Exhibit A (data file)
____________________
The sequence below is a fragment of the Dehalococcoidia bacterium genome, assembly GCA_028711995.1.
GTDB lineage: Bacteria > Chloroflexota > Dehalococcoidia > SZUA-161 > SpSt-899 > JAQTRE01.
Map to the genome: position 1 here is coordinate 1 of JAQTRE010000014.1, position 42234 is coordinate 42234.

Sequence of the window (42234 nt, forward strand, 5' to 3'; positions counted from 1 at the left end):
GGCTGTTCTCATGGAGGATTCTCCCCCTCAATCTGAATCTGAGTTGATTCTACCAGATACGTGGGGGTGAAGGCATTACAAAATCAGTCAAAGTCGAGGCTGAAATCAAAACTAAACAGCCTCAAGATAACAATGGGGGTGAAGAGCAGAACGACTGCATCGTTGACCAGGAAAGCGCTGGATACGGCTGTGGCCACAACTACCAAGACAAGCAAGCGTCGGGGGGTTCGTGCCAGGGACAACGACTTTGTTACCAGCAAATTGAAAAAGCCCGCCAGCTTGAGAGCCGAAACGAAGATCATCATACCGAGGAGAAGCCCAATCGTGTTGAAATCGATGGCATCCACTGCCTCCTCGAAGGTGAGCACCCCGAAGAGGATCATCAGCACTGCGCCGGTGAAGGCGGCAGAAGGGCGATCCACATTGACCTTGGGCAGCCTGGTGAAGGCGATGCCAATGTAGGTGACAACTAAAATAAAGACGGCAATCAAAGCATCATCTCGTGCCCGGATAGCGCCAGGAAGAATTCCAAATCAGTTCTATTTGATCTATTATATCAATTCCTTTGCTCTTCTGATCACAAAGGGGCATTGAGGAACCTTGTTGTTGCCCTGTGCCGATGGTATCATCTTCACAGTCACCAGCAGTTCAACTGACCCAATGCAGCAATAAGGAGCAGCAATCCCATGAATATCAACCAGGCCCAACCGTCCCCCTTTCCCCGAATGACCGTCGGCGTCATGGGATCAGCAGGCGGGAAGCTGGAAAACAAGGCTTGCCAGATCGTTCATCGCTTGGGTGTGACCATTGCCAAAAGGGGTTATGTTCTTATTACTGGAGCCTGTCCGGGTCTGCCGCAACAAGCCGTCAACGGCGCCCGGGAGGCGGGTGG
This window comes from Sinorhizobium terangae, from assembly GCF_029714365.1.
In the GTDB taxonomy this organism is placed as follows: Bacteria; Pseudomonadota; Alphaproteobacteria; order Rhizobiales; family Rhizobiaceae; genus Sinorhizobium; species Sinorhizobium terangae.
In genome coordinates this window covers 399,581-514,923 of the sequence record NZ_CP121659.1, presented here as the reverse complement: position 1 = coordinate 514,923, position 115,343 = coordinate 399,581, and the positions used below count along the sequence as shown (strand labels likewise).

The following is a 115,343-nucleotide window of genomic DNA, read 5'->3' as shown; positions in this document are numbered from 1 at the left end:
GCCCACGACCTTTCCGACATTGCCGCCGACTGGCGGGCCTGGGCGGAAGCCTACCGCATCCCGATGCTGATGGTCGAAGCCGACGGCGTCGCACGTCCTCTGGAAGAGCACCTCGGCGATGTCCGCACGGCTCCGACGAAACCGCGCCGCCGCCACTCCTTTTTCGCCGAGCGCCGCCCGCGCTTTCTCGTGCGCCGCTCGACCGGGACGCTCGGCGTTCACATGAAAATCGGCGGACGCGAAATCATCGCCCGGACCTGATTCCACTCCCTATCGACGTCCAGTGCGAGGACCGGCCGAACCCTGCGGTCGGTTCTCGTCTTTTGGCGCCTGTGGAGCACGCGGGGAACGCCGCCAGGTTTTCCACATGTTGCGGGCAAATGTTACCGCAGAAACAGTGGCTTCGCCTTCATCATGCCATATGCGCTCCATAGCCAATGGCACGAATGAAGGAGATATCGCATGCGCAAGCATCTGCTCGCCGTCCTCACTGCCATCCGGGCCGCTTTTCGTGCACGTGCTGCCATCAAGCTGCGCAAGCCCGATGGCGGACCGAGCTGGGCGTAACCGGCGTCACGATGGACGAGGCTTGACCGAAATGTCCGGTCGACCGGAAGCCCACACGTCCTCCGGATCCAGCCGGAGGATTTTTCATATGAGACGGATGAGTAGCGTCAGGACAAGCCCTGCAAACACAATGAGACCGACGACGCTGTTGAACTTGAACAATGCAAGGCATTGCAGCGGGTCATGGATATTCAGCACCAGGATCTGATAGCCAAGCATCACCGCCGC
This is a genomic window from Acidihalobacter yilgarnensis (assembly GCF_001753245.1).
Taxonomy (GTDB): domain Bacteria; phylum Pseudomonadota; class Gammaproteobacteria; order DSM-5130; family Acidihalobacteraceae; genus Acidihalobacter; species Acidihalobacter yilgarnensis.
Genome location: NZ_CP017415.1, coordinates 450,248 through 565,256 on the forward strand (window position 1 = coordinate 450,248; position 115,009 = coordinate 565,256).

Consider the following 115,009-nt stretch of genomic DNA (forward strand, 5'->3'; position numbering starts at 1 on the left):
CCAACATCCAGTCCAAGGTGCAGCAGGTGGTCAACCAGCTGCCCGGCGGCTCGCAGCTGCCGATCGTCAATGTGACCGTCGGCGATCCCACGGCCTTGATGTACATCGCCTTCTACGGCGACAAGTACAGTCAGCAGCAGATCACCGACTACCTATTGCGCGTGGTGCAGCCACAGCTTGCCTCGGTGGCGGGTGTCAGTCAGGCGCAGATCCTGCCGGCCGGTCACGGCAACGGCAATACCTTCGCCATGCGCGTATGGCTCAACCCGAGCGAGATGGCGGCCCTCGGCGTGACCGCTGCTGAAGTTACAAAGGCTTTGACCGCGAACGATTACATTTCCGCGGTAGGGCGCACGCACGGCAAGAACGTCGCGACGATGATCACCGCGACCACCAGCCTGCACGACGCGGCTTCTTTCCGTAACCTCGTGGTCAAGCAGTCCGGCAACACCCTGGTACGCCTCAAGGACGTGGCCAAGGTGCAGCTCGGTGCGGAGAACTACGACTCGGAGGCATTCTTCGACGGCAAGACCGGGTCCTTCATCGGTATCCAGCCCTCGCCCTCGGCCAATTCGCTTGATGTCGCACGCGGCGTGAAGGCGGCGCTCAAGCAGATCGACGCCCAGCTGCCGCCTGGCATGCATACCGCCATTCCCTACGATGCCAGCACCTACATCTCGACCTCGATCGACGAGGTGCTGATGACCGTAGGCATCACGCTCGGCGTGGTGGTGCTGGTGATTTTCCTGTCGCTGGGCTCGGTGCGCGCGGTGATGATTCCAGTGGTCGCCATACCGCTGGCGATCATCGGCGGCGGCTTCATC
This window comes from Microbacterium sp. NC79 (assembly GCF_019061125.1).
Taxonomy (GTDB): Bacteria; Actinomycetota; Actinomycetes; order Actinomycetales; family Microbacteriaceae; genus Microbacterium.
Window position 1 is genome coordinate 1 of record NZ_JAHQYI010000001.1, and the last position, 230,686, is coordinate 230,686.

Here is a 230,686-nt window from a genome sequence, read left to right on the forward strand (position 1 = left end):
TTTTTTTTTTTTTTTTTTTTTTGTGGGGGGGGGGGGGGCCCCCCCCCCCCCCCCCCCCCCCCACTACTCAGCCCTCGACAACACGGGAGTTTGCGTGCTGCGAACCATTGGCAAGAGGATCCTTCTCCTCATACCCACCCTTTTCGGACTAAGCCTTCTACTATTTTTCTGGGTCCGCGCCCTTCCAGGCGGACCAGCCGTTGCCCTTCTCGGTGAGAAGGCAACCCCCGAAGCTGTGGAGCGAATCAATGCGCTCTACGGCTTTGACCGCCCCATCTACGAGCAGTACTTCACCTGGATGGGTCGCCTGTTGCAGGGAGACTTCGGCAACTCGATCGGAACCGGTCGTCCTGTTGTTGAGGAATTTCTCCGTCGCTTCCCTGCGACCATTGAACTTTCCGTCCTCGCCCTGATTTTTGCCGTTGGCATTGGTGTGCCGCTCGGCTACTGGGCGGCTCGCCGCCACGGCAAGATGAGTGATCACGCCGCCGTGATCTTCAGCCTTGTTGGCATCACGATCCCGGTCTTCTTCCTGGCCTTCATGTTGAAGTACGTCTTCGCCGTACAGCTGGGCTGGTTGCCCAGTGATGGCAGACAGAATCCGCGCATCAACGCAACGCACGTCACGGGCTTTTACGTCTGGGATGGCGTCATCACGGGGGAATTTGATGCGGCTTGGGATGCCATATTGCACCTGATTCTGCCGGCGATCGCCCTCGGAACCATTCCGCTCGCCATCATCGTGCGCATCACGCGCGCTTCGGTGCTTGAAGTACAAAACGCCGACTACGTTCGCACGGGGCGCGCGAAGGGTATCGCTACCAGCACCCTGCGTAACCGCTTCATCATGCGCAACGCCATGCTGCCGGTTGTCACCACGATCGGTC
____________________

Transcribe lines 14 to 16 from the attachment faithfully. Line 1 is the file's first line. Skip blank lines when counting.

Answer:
Consider the following 115,009-nt stretch of genomic DNA (forward strand, 5'->3'; position numbering starts at 1 on the left):
CCAACATCCAGTCCAAGGTGCAGCAGGTGGTCAACCAGCTGCCCGGCGGCTCGCAGCTGCCGATCGTCAATGTGACCGTCGGCGATCCCACGGCCTTGATGTACATCGCCTTCTACGGCGACAAGTACAGTCAGCAGCAGATCACCGACTACCTATTGCGCGTGGTGCAGCCACAGCTTGCCTCGGTGGCGGGTGTCAGTCAGGCGCAGATCCTGCCGGCCGGTCACGGCAACGGCAATACCTTCGCCATGCGCGTATGGCTCAACCCGAGCGAGATGGCGGCCCTCGGCGTGACCGCTGCTGAAGTTACAAAGGCTTTGACCGCGAACGATTACATTTCCGCGGTAGGGCGCACGCACGGCAAGAACGTCGCGACGATGATCACCGCGACCACCAGCCTGCACGACGCGGCTTCTTTCCGTAACCTCGTGGTCAAGCAGTCCGGCAACACCCTGGTACGCCTCAAGGACGTGGCCAAGGTGCAGCTCGGTGCGGAGAACTACGACTCGGAGGCATTCTTCGACGGCAAGACCGGGTCCTTCATCGGTATCCAGCCCTCGCCCTCGGCCAATTCGCTTGATGTCGCACGCGGCGTGAAGGCGGCGCTCAAGCAGATCGACGCCCAGCTGCCGCCTGGCATGCATACCGCCATTCCCTACGATGCCAGCACCTACATCTCGACCTCGATCGACGAGGTGCTGATGACCGTAGGCATCACGCTCGGCGTGGTGGTGCTGGTGATTTTCCTGTCGCTGGGCTCGGTGCGCGCGGTGATGATTCCAGTGGTCGCCATACCGCTGGCGATCATCGGCGGCGGCTTCATC
This window comes from Microbacterium sp. NC79 (assembly GCF_019061125.1).